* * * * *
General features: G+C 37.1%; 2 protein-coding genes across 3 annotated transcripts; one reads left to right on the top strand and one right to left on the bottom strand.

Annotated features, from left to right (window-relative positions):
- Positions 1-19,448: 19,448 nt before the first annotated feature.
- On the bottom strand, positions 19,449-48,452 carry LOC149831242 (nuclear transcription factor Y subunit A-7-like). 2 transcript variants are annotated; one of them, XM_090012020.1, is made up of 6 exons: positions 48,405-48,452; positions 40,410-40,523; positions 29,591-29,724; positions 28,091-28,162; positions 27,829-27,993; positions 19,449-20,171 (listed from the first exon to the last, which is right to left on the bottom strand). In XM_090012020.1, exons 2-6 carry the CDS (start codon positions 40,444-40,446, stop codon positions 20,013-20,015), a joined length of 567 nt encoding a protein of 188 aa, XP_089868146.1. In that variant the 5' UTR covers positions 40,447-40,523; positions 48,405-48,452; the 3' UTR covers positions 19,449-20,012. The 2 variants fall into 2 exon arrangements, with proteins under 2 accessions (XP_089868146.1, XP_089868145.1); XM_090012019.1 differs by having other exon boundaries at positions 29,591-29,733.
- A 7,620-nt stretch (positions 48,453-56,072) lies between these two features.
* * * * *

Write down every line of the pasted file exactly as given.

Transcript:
General features: G+C 37.1%; 2 protein-coding genes across 3 annotated transcripts; one reads left to right on the top strand and one right to left on the bottom strand.

Annotated features, from left to right (window-relative positions):
- Positions 1-19,448: 19,448 nt before the first annotated feature.
- On the bottom strand, positions 19,449-48,452 carry LOC149831242 (nuclear transcription factor Y subunit A-7-like). 2 transcript variants are annotated; one of them, XM_090012020.1, is made up of 6 exons: positions 48,405-48,452; positions 40,410-40,523; positions 29,591-29,724; positions 28,091-28,162; positions 27,829-27,993; positions 19,449-20,171 (listed from the first exon to the last, which is right to left on the bottom strand). In XM_090012020.1, exons 2-6 carry the CDS (start codon positions 40,444-40,446, stop codon positions 20,013-20,015), a joined length of 567 nt encoding a protein of 188 aa, XP_089868146.1. In that variant the 5' UTR covers positions 40,447-40,523; positions 48,405-48,452; the 3' UTR covers positions 19,449-20,012. The 2 variants fall into 2 exon arrangements, with proteins under 2 accessions (XP_089868146.1, XP_089868145.1); XM_090012019.1 differs by having other exon boundaries at positions 29,591-29,733.
- A 7,620-nt stretch (positions 48,453-56,072) lies between these two features.